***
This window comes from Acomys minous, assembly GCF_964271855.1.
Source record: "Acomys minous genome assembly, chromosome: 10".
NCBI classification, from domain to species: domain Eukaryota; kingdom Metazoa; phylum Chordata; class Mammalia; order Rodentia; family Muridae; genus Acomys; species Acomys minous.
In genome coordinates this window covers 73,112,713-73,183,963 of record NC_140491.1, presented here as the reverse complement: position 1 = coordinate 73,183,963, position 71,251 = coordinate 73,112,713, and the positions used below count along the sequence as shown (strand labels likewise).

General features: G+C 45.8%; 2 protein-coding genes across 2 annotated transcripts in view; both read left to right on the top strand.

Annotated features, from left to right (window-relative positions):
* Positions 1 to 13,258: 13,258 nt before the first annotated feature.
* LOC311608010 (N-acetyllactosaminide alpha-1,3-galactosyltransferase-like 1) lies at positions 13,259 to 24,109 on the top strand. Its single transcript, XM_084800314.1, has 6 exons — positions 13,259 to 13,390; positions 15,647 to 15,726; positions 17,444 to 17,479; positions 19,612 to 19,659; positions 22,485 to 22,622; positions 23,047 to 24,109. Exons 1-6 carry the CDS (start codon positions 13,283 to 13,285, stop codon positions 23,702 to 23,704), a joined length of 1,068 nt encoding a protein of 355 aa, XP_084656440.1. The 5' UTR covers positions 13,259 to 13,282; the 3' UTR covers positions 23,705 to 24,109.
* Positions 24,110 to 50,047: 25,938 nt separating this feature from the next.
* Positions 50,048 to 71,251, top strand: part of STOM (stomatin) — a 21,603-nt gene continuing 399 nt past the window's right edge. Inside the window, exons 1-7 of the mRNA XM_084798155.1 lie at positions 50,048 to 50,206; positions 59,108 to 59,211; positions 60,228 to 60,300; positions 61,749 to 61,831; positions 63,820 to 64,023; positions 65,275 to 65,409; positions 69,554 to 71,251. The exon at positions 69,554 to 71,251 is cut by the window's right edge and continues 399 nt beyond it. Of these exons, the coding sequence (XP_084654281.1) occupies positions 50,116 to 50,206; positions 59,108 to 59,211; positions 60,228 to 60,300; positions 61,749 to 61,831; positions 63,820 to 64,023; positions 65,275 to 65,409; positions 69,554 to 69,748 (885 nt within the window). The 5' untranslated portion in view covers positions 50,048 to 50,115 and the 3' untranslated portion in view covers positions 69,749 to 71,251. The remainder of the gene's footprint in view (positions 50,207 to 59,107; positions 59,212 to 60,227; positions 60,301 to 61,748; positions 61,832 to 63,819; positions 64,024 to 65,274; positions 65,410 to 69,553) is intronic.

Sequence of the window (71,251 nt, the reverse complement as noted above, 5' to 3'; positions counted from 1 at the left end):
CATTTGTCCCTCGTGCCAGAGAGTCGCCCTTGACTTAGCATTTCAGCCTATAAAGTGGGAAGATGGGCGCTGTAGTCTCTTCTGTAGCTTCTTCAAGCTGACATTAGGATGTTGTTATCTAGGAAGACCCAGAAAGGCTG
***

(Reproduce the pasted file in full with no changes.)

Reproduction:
This window comes from Acomys minous, assembly GCF_964271855.1.
Source record: "Acomys minous genome assembly, chromosome: 10".
NCBI classification, from domain to species: domain Eukaryota; kingdom Metazoa; phylum Chordata; class Mammalia; order Rodentia; family Muridae; genus Acomys; species Acomys minous.
In genome coordinates this window covers 73,112,713-73,183,963 of record NC_140491.1, presented here as the reverse complement: position 1 = coordinate 73,183,963, position 71,251 = coordinate 73,112,713, and the positions used below count along the sequence as shown (strand labels likewise).

General features: G+C 45.8%; 2 protein-coding genes across 2 annotated transcripts in view; both read left to right on the top strand.

Annotated features, from left to right (window-relative positions):
* Positions 1 to 13,258: 13,258 nt before the first annotated feature.
* LOC311608010 (N-acetyllactosaminide alpha-1,3-galactosyltransferase-like 1) lies at positions 13,259 to 24,109 on the top strand. Its single transcript, XM_084800314.1, has 6 exons — positions 13,259 to 13,390; positions 15,647 to 15,726; positions 17,444 to 17,479; positions 19,612 to 19,659; positions 22,485 to 22,622; positions 23,047 to 24,109. Exons 1-6 carry the CDS (start codon positions 13,283 to 13,285, stop codon positions 23,702 to 23,704), a joined length of 1,068 nt encoding a protein of 355 aa, XP_084656440.1. The 5' UTR covers positions 13,259 to 13,282; the 3' UTR covers positions 23,705 to 24,109.
* Positions 24,110 to 50,047: 25,938 nt separating this feature from the next.
* Positions 50,048 to 71,251, top strand: part of STOM (stomatin) — a 21,603-nt gene continuing 399 nt past the window's right edge. Inside the window, exons 1-7 of the mRNA XM_084798155.1 lie at positions 50,048 to 50,206; positions 59,108 to 59,211; positions 60,228 to 60,300; positions 61,749 to 61,831; positions 63,820 to 64,023; positions 65,275 to 65,409; positions 69,554 to 71,251. The exon at positions 69,554 to 71,251 is cut by the window's right edge and continues 399 nt beyond it. Of these exons, the coding sequence (XP_084654281.1) occupies positions 50,116 to 50,206; positions 59,108 to 59,211; positions 60,228 to 60,300; positions 61,749 to 61,831; positions 63,820 to 64,023; positions 65,275 to 65,409; positions 69,554 to 69,748 (885 nt within the window). The 5' untranslated portion in view covers positions 50,048 to 50,115 and the 3' untranslated portion in view covers positions 69,749 to 71,251. The remainder of the gene's footprint in view (positions 50,207 to 59,107; positions 59,212 to 60,227; positions 60,301 to 61,748; positions 61,832 to 63,819; positions 64,024 to 65,274; positions 65,410 to 69,553) is intronic.

Sequence of the window (71,251 nt, the reverse complement as noted above, 5' to 3'; positions counted from 1 at the left end):
CATTTGTCCCTCGTGCCAGAGAGTCGCCCTTGACTTAGCATTTCAGCCTATAAAGTGGGAAGATGGGCGCTGTAGTCTCTTCTGTAGCTTCTTCAAGCTGACATTAGGATGTTGTTATCTAGGAAGACCCAGAAAGGCTG